Brother Cadfael has never seen two men more estranged than the Lord of Aspley and Meriet, the son he coldly delivers to the abbey to begin a religious vocation. Meriet, meek by day, is so racked by dreams at night that his howls earn him tha nickname the Devil's Novice. Shunned and feared, Meriet is soon linked to the missing priest's dreadful fate. Only Brother Cadfael believes in Meriet's innocence, and only the good sleuth can uncover the truth before a boy's pure passion, not evil intent, leads a novice to the noose.




9. Dead Man's Ransom

1141(February): In February of the year of Our Lord 1141, men march home from war to Shrewsbury, but the captured Sheriff Gilbert Prestcote is not among them. Elis, a young Welsh prisoner, is, and he is delivered to the Abbey of Saint Peter and Saint Paul to begin a tale that will test Brother Cadfael's sense of justice... and his heart.

By good fortune, it seems, the prisoner can be exchanged as Sheriff Prestcote's ransom. What none expects is that good-natured Elis is struck down -- by cupid's arrow. The sheriff's own daughter holds him in thrall, and she, too, is blind with passion. Now regaining her father means losing her lover. But then the sheriff, ailing and frail, is brought to the abbey's infirmary -- and murdered there. Suspicion falls on the prisoner, who has only his Welsh honor to gain Brother Cadfael's help. And Cadfael gives it, not knowing the truth will be a trial for his own soul...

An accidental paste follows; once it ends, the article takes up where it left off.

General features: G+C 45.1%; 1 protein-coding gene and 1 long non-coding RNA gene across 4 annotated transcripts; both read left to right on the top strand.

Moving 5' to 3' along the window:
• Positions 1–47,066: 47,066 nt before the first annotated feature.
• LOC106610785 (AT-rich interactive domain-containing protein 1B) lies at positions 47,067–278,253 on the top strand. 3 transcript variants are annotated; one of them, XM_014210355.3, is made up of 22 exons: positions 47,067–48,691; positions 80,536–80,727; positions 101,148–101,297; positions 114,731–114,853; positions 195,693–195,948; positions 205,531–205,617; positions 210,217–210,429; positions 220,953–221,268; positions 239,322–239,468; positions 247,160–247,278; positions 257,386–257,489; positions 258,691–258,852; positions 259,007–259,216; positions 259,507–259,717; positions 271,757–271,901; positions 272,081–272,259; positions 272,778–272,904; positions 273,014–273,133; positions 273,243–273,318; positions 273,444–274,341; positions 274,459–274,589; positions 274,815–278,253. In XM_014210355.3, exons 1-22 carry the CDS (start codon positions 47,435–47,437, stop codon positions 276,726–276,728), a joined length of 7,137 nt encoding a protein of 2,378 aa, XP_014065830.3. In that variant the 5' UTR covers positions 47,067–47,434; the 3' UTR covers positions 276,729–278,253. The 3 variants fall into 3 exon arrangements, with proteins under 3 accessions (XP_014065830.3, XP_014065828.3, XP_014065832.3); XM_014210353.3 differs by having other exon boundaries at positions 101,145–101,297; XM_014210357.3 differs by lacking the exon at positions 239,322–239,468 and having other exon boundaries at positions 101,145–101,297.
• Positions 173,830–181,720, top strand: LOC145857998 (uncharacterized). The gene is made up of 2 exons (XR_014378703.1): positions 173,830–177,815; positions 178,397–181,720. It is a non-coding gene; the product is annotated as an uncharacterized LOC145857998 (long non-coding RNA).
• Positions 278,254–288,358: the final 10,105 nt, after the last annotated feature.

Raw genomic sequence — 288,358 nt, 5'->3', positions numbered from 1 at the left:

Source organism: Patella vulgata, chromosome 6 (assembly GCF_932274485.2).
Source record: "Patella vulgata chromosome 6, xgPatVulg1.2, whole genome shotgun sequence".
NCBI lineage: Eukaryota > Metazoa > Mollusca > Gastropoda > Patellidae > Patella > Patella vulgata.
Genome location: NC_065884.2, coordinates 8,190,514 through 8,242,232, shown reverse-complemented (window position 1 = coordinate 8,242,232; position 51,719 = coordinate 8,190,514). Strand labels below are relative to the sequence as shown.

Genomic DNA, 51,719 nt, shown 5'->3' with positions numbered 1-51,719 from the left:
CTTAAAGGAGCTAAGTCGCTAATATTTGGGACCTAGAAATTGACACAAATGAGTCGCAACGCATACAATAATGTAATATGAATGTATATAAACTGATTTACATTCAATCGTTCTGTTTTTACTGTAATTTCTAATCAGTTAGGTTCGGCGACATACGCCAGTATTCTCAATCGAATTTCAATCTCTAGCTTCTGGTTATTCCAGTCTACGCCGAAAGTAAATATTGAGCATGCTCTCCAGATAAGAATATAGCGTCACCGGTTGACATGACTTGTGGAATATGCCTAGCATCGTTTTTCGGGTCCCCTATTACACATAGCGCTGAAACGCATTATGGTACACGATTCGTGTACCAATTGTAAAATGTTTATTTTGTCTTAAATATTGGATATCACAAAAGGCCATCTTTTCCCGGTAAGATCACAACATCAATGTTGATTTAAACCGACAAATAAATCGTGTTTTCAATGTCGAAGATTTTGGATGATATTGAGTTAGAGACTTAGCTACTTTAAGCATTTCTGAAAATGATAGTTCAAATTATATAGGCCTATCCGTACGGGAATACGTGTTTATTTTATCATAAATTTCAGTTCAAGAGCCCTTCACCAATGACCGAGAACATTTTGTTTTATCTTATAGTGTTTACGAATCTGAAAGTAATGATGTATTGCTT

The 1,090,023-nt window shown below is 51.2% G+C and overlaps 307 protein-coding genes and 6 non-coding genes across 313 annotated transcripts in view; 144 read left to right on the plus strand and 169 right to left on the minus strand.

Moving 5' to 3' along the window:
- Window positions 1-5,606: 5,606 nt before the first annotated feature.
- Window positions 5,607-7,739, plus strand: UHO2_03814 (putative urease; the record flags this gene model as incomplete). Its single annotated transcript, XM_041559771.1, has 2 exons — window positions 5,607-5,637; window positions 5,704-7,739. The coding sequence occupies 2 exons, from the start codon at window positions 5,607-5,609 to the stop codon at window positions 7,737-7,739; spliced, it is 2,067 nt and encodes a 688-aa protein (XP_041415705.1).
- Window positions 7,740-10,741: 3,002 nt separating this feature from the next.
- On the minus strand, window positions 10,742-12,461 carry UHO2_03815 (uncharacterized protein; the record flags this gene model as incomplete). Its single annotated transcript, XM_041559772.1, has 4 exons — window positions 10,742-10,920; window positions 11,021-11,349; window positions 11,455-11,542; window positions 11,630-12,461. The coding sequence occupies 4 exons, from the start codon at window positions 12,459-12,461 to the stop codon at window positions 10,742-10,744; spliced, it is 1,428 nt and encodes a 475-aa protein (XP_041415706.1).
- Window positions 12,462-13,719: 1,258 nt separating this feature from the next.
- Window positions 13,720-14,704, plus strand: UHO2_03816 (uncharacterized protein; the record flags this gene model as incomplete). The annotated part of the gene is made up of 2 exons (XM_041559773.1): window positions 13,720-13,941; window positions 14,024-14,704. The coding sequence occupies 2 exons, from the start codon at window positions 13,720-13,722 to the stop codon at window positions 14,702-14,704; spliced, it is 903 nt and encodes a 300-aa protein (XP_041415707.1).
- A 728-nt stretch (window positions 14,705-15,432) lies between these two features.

10. The Pilgrim of Hate

1141(May): In the year of our Lord 1141, civil war over England's throne leaves a legacy of violence -- and the murder of a knight dear to Brother Cadfael. And with gentle bud-strewn May, a flood of pilgrims comes to the celebration of Saint Winifred at the Abbey of Saint Peter and Saint Paul, carrying with it many strange souls... and perhaps the knight's killer.

Brother Cadfael's shrewd eyes see all: the prosperous merchant who rings false, and angelic lame boy, his beautiful dowerless sister, and two wealthy pentents. In the name of justice Cadfael decides to uncover the strange and twisted tale that accompanies these travelers. Instead he unearths a quest for vengeance, witnesses a miracle, and finds himself on a razor's edge between death or the absolution of love.




11. An Excellent Mystery